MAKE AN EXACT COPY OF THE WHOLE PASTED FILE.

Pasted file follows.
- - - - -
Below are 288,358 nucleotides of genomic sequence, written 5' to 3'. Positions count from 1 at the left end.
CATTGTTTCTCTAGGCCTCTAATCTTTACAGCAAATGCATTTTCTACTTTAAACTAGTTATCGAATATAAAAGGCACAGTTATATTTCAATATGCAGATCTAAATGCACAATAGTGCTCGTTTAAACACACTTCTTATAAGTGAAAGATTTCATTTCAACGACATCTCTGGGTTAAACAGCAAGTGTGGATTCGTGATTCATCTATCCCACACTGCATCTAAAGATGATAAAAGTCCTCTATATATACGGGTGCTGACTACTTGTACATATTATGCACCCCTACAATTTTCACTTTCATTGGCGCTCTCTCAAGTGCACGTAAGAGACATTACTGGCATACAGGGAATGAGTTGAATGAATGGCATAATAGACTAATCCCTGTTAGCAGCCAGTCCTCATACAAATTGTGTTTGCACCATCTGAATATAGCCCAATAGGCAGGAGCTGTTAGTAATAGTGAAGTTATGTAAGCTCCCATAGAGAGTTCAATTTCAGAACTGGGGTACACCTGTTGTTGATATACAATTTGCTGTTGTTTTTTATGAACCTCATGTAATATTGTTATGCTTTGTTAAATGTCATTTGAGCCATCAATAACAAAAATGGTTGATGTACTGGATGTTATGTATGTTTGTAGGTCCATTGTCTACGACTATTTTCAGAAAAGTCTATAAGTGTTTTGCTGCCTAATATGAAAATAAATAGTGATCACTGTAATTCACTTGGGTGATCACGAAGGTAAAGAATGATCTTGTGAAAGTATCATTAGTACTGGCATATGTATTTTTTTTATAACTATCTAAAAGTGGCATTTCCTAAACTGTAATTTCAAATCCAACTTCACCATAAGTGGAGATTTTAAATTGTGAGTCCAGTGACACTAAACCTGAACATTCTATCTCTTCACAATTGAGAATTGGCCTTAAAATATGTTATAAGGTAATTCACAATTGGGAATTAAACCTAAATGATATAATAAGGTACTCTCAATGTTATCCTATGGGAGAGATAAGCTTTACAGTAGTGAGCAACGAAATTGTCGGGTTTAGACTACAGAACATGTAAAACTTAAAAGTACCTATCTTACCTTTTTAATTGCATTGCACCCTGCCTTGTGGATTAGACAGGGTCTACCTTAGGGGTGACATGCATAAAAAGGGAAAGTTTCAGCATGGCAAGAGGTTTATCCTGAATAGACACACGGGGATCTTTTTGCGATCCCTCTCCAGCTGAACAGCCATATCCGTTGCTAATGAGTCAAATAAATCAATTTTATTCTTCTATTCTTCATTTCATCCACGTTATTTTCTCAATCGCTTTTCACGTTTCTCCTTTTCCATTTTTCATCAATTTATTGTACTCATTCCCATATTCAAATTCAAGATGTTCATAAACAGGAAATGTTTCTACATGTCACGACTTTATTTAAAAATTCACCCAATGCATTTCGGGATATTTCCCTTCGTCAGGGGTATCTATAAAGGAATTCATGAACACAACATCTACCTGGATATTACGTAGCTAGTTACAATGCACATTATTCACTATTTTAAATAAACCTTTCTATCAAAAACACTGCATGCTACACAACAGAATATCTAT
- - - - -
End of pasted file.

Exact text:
Below are 288,358 nucleotides of genomic sequence, written 5' to 3'. Positions count from 1 at the left end.
CATTGTTTCTCTAGGCCTCTAATCTTTACAGCAAATGCATTTTCTACTTTAAACTAGTTATCGAATATAAAAGGCACAGTTATATTTCAATATGCAGATCTAAATGCACAATAGTGCTCGTTTAAACACACTTCTTATAAGTGAAAGATTTCATTTCAACGACATCTCTGGGTTAAACAGCAAGTGTGGATTCGTGATTCATCTATCCCACACTGCATCTAAAGATGATAAAAGTCCTCTATATATACGGGTGCTGACTACTTGTACATATTATGCACCCCTACAATTTTCACTTTCATTGGCGCTCTCTCAAGTGCACGTAAGAGACATTACTGGCATACAGGGAATGAGTTGAATGAATGGCATAATAGACTAATCCCTGTTAGCAGCCAGTCCTCATACAAATTGTGTTTGCACCATCTGAATATAGCCCAATAGGCAGGAGCTGTTAGTAATAGTGAAGTTATGTAAGCTCCCATAGAGAGTTCAATTTCAGAACTGGGGTACACCTGTTGTTGATATACAATTTGCTGTTGTTTTTTATGAACCTCATGTAATATTGTTATGCTTTGTTAAATGTCATTTGAGCCATCAATAACAAAAATGGTTGATGTACTGGATGTTATGTATGTTTGTAGGTCCATTGTCTACGACTATTTTCAGAAAAGTCTATAAGTGTTTTGCTGCCTAATATGAAAATAAATAGTGATCACTGTAATTCACTTGGGTGATCACGAAGGTAAAGAATGATCTTGTGAAAGTATCATTAGTACTGGCATATGTATTTTTTTTATAACTATCTAAAAGTGGCATTTCCTAAACTGTAATTTCAAATCCAACTTCACCATAAGTGGAGATTTTAAATTGTGAGTCCAGTGACACTAAACCTGAACATTCTATCTCTTCACAATTGAGAATTGGCCTTAAAATATGTTATAAGGTAATTCACAATTGGGAATTAAACCTAAATGATATAATAAGGTACTCTCAATGTTATCCTATGGGAGAGATAAGCTTTACAGTAGTGAGCAACGAAATTGTCGGGTTTAGACTACAGAACATGTAAAACTTAAAAGTACCTATCTTACCTTTTTAATTGCATTGCACCCTGCCTTGTGGATTAGACAGGGTCTACCTTAGGGGTGACATGCATAAAAAGGGAAAGTTTCAGCATGGCAAGAGGTTTATCCTGAATAGACACACGGGGATCTTTTTGCGATCCCTCTCCAGCTGAACAGCCATATCCGTTGCTAATGAGTCAAATAAATCAATTTTATTCTTCTATTCTTCATTTCATCCACGTTATTTTCTCAATCGCTTTTCACGTTTCTCCTTTTCCATTTTTCATCAATTTATTGTACTCATTCCCATATTCAAATTCAAGATGTTCATAAACAGGAAATGTTTCTACATGTCACGACTTTATTTAAAAATTCACCCAATGCATTTCGGGATATTTCCCTTCGTCAGGGGTATCTATAAAGGAATTCATGAACACAACATCTACCTGGATATTACGTAGCTAGTTACAATGCACATTATTCACTATTTTAAATAAACCTTTCTATCAAAAACACTGCATGCTACACAACAGAATATCTAT